Plot spoiler alert: plot spoilers follow below...
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RulesCynthia LordChildren 12 and upChildren 8 and upfiction, autism2006
 In Al Capone Does My Shirts, the first-person narrator is a boy whose family moves to Alcatraz so that his sister may apply to a school for autistic children near San Francisco.

In this less anachronistic modern-day Newbery Honor Book, the first-person narrator, Catherine writes down rules for her autistic brother, David, although she's learned from experience that he routinely ignores them.

Written by the mother of two children, one of whom is autistic, the plot, written with the help of Lord's non-autistic daughter, clearly demonstrates how much the parents of the autistic child demand from the one who does not suffer from that disease.

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Sea of Trolls, TheNancy FarmerChildren 12 and upChildren 8 and upfiction2004
 Nearly-Christian, Saxon apprentice-wizard boy is abducted by Vikings and learns that even Berserkers (who live to create mayhem) are human and that ancient gods are to be respected and, often, feared, even if one does not worship them.
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Skin Hunger (A Resurrection of Magic, Book 1)Kathleen DueyChildren 12 and upChildren 12 and upfiction2007
 Okay, I picked this book off the shelf because I thought it was funny to name a book "skin hunger". You can't really judge a book by its name.

The book is not about people eating each other, but two separate story-lines. One is about a girl named Sadima who can hear the thoughts of animals. The other is about a boy named Hahp sent to a gruesome magical academy. The only thing the plots share in common is a man named Somas, who owns Sadima's kind-of boyfriend, and lets Hahp's friends die of starvation.


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Small StepsLouis SacharChildren 12 and upChildren 12 and upfiction2006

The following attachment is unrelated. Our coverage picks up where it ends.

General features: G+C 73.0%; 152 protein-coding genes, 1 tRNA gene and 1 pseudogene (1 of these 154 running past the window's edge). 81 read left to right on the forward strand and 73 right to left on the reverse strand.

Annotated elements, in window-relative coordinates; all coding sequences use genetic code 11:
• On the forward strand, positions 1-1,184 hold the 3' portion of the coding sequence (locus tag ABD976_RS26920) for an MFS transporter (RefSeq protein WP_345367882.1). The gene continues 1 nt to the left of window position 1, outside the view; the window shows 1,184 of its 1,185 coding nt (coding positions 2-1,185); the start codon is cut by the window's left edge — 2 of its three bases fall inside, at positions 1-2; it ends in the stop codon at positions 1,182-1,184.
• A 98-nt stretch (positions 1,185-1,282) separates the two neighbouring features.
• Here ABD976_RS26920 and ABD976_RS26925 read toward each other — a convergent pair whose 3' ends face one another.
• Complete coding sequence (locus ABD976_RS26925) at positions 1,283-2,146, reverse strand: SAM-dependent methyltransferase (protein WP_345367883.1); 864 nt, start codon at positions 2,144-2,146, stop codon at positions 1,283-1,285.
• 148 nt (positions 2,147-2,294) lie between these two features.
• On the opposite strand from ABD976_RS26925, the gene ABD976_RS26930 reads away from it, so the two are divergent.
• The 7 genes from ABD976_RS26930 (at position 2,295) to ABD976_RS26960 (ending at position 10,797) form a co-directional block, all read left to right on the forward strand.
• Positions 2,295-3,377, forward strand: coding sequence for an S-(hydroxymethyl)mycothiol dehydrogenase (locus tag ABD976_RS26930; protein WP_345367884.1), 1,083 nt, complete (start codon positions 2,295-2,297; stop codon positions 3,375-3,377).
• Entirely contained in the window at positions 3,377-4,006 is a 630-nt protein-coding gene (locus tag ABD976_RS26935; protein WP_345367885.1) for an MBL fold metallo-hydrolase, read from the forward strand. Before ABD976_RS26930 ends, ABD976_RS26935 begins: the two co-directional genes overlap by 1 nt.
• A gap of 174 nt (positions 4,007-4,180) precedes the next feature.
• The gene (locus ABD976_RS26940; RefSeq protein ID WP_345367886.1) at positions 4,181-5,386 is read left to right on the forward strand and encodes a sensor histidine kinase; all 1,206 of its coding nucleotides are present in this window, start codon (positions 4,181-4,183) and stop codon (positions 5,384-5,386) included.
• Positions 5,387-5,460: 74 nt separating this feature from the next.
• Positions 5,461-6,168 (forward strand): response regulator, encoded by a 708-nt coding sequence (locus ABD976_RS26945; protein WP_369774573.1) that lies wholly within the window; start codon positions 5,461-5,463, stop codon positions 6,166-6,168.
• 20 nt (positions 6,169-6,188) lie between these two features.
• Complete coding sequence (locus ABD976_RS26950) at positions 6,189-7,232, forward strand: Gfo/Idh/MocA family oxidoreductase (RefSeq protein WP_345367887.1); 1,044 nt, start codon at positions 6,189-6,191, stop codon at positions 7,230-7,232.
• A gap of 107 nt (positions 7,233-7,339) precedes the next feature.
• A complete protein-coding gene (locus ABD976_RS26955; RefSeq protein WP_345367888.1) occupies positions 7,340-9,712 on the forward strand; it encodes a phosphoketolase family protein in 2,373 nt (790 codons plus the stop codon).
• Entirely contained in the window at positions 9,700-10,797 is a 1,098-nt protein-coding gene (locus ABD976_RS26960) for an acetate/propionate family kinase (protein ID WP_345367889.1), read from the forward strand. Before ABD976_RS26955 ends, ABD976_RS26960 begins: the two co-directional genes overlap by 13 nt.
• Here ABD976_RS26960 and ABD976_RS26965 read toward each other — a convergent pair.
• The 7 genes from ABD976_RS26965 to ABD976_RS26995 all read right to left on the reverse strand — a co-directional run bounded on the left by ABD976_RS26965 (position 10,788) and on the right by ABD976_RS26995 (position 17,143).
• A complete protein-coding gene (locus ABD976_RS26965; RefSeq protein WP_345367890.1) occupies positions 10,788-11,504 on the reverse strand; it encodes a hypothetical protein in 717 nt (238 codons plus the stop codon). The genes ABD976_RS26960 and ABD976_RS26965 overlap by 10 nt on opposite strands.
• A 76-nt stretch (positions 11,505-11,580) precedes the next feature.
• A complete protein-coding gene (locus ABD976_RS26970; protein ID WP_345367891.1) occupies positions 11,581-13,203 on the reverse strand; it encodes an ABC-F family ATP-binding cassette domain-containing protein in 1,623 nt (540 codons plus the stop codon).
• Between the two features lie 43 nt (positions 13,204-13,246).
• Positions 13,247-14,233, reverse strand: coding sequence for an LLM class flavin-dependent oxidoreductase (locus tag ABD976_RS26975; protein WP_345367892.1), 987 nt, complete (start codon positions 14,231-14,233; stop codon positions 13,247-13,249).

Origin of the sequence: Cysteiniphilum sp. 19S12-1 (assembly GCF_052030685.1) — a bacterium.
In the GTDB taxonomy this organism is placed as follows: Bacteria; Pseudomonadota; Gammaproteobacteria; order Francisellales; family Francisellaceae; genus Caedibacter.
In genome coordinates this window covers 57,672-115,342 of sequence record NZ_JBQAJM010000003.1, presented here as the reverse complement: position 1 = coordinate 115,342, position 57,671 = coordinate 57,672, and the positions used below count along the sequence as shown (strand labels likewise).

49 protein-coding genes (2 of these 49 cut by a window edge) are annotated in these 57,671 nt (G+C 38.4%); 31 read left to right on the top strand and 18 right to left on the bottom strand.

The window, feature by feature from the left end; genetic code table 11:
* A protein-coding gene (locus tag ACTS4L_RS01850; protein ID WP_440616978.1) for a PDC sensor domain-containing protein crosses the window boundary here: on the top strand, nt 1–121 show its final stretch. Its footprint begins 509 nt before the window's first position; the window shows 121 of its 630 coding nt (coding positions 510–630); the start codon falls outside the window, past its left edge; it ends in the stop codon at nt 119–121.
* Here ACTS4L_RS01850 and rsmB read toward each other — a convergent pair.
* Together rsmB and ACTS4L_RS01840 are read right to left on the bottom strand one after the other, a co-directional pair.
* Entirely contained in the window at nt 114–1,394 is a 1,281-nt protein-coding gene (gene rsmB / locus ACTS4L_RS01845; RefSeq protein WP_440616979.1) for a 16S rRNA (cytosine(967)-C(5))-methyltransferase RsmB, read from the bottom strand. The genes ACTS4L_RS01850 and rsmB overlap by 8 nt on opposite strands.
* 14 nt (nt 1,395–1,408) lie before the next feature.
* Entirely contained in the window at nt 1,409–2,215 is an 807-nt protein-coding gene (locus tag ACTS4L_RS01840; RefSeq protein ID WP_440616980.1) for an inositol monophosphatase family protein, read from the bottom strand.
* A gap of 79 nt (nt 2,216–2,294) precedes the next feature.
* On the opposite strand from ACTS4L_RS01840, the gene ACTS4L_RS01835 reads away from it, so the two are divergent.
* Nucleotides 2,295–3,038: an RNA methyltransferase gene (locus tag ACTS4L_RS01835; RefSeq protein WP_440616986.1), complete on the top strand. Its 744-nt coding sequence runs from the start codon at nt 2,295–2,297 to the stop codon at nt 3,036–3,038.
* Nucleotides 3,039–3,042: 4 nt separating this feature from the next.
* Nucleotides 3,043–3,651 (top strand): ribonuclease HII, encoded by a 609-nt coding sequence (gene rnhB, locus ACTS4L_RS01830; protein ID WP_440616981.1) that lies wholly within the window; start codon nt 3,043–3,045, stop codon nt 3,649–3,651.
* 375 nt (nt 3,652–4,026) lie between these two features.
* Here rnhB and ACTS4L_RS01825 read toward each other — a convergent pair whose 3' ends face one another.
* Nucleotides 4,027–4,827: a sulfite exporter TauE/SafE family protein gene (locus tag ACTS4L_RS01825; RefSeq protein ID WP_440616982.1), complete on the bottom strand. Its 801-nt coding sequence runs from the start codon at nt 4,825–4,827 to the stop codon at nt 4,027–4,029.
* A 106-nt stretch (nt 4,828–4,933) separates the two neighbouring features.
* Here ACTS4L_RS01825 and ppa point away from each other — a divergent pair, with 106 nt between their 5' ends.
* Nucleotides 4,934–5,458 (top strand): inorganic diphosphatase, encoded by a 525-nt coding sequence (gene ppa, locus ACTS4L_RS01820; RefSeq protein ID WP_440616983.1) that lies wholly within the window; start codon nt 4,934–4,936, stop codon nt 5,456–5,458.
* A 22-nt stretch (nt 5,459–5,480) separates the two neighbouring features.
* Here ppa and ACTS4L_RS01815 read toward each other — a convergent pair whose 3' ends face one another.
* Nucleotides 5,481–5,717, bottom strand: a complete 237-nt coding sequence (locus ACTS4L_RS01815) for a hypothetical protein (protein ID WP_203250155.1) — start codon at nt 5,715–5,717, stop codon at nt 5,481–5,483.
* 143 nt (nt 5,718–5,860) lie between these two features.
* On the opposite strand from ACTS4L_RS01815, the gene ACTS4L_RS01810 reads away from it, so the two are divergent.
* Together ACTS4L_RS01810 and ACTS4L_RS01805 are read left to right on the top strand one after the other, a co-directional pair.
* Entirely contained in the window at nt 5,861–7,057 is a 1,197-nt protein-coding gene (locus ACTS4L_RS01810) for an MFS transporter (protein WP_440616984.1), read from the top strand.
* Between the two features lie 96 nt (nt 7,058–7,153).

Small Steps is kind of a sequel to Holes, but it's from the perspective of Armpit (Theodore) instead of Stanley.

I liked Small Steps; I read it in less than a week, although it gets a little smushy in some parts -- lots of kissing and stuff.

In the beginning, it's just a little bit boring, but it picks up at the end.

So if you read it…

Enjoy!!!!!!!!!!!!!!
Fizzy, age 11

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So You Want to Be a WizardDiane DuaneChildren 12 and upChildren 8 and upfiction1983
 My younger daughter and I have been lucky in that we have often failed to start at the beginning of a series, and when we have, it has often worked out well for us.

We read A Wizard Abroad a while back, enjoyed it, and were advised to start at the beginning of the series. If we had started at the beginning of the series -- hmm -- well, we might not have continued.

Like A Wizard Abroad, So You Want To Be A Wizard stresses the responsibilities and hazards of having great power. And like Abroad, it climaxes in a to-the-death battle between Good and Evil. Unlike Abroad, but not unlike the third book in the series Deep Wizardry, and much to the consternation of my daughter, self-sacrifice to the death is deemed a worthy and necessary outcome in certain extenuating circumstances.
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Song of the LarkWilla CatherChildren 12 and upChildren 12 and upFiction1915
 I am always blown away when a novel that is nearly 100 years old speaks to me as compellingly as Song of the Lark did. The story of Thea Kronborg, one of many children in a family
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Songcatcher, TheSharyn McCrumbChildren 12 and upChildren 8 and upfiction, historical2002
 The book is actually the history of a song, rather than a story about a person who catches songs. And/or it's the story of how a song gets caught.
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Soul of a New Machine Tracy KidderChildren 12 and upChildren 12 and upNon-fiction1981